In 1981 the National Railways of Zimbabwe was formed as a government controlled private corporation to assume ownership of all of the former lines of Rhodesia Railways Ltd. within the new nation of Zimbabwe. All of the railway connections leading out of the country which had been closed for various reasons have now been reopened for unrestricted movement of traffic. The Benguela Railway was again open for traffic through Angola in late 1979, and the two connections to the Indian Ocean ports of Beira and Maputo in Mozambique were reopened in 1981 and 1980 respectively. These two lines were heavily damaged by the civil wars of liberation in these two nations. The government of Zambia lifted its ban on railway traffic over the bridge at Victoria Falls in October 1978.

Today NRZ is embarked on an expansion program designed to regain its ability to serve as a major transportation for all of Central Africa. Part of this modernization program includes the electrification of the lines between Harare (formerly Salisbury) and Bulawayo. The Railway has also been receiving new locomotives and cars from the western nations as they attempt to regain some of their lost positions of influence within Black Africa. The United States began sending sixty-six General Motors locomotives in 1982; and West Germany has been furnishing both locomotives and cars; with Japan sending electric locomotives along with new electronic signal systems. National Railways of Zimbabwe definitely has a future as a modern railway network and will continue to progress towards that goal--given time and capital to do so.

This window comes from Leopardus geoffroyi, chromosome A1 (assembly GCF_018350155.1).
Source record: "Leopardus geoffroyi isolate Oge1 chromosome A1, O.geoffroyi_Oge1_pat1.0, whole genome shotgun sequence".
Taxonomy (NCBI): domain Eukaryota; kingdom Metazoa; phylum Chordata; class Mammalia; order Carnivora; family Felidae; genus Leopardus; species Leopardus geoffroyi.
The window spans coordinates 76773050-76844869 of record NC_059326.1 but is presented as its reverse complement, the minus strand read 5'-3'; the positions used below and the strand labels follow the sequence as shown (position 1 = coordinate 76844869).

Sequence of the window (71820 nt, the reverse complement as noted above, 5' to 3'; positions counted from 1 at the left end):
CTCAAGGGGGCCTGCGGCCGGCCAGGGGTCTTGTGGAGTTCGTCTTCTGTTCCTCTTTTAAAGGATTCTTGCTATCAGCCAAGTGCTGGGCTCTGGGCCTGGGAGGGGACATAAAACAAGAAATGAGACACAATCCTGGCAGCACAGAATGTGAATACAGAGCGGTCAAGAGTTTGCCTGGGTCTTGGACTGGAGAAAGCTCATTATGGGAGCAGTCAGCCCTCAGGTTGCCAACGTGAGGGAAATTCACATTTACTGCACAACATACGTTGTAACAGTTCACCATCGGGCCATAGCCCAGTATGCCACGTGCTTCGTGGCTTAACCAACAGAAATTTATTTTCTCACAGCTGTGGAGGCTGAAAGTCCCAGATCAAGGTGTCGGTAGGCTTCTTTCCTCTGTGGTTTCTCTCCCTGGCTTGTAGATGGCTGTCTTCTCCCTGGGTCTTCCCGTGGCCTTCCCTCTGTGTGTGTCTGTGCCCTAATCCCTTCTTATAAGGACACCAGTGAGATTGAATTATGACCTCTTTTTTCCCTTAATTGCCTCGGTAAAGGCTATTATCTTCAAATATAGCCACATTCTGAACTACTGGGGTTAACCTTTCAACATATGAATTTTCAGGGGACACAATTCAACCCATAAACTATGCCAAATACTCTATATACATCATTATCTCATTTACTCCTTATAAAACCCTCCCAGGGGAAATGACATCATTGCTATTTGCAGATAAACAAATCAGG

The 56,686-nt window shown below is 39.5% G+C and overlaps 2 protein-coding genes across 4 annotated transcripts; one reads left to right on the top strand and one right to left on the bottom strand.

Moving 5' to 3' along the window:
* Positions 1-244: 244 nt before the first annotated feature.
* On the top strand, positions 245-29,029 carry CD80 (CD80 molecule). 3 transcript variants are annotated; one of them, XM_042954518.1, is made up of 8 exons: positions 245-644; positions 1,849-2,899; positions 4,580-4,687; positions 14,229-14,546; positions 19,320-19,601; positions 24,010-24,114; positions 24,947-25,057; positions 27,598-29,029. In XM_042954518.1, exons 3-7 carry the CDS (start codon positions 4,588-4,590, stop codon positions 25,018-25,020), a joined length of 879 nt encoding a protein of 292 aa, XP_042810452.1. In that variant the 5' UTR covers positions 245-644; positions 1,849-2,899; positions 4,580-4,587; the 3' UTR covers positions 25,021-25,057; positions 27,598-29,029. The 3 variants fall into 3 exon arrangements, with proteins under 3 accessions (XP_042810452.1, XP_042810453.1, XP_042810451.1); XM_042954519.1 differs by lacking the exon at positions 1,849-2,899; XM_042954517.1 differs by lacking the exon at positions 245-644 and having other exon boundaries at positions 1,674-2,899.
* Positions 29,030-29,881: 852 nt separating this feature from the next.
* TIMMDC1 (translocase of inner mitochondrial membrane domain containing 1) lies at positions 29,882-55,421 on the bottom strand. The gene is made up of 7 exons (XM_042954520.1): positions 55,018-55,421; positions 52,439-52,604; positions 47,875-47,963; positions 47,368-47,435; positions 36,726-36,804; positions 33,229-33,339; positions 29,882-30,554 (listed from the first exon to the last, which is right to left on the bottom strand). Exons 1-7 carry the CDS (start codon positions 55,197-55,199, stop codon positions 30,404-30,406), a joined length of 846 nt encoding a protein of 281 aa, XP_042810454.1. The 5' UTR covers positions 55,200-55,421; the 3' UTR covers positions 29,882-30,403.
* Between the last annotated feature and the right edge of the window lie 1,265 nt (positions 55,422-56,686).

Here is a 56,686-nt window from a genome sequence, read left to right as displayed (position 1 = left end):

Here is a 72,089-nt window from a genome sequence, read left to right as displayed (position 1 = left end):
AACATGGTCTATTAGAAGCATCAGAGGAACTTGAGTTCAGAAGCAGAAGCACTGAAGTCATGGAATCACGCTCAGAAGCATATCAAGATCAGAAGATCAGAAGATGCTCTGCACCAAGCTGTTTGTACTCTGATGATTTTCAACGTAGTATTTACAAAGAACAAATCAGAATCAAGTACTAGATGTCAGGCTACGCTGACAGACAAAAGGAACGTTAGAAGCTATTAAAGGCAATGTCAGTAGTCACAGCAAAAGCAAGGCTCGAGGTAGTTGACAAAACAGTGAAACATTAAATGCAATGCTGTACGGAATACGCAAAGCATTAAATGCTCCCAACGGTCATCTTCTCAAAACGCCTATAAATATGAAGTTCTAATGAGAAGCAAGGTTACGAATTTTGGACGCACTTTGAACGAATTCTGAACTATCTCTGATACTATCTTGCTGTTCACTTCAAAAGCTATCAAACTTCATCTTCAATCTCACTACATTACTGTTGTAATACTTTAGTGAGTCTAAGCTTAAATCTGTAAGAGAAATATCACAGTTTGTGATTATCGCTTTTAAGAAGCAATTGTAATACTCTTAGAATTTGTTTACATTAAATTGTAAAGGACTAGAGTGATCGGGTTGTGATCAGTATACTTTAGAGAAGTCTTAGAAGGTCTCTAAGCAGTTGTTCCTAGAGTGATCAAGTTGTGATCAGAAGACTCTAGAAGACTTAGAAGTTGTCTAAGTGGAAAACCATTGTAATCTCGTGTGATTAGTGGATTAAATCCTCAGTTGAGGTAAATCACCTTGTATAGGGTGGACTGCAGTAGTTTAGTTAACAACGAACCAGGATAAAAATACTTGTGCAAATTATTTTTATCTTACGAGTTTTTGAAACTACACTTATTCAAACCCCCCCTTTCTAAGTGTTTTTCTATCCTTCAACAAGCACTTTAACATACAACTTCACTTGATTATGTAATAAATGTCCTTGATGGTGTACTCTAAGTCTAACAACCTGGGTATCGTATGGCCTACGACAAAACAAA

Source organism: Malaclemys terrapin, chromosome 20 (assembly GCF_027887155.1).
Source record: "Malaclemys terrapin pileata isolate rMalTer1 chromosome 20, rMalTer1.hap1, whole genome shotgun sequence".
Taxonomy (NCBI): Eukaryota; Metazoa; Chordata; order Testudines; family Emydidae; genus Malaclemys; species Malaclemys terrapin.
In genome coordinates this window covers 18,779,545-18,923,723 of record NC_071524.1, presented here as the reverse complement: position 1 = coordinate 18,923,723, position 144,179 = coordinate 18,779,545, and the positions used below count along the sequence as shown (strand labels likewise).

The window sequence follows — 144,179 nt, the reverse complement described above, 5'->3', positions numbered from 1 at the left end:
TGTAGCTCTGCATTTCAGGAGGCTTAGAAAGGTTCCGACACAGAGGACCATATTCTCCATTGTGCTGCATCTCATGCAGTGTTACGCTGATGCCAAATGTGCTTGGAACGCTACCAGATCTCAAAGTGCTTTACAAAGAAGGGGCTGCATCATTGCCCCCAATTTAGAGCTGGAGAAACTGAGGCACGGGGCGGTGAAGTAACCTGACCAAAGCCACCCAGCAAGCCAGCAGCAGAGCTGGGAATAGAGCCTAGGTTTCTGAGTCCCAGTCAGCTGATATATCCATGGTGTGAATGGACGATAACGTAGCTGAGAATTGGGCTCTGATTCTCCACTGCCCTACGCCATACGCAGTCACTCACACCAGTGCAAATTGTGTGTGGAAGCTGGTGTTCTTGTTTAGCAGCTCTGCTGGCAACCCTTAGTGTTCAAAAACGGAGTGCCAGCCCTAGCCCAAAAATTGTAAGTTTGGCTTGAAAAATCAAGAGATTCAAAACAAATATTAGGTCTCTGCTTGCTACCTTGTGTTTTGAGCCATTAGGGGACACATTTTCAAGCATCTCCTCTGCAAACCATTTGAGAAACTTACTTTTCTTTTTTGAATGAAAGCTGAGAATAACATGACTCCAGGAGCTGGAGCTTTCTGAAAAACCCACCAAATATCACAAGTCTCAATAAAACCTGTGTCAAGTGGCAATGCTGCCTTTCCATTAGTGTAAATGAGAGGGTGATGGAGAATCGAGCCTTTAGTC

Bibliography

Arnold, Guy. "Changing the Communications Map" Africa Today, July-August 1975, pp.37-41

Best, Alan C. G. and Harm J. de Blij. African Survey (New York: John Wiley and Sons, 1977)

Croxton, Anthony H. Railways of Rhodesia (Devon: David and Charles, 1973)

Gann., L. H. A History of Southern Rhodesia: Early Days to 1934 (New York: Humanities Press, 1969)

Goldsack, Paul J., ed. Jane's World Railways, Seventeenth Edition, 1974-75 (New York: Franklin Watts, London: MacDonald and Jane's, 1975)

Hollingsworth, Brian. Atlas of the World's Railways (New York: Everest House, 1980; copyright, London: Bison Books Ltd.)

Nock, O. S. World Atlas of Railways (New York: Bonanza Books, 1983, London: International Book Productions, 1978)

Raphael, Lois A. C. The Cape-To-Cairo Dream: a study in British Imperialism (New York: Octagon Books, 1973)

Wills, A. J. An Introduction to the History of Central Africa, Second Edition (London: Oxford University Press, 1967)

Area Handbook Series

Kaplan, Irving. Zambia, a country study (Washington D. C.: The American University, 1979)

Nelson, Harold D. Zimbabwe, a country study (Washington D. C.: The American University, 1983)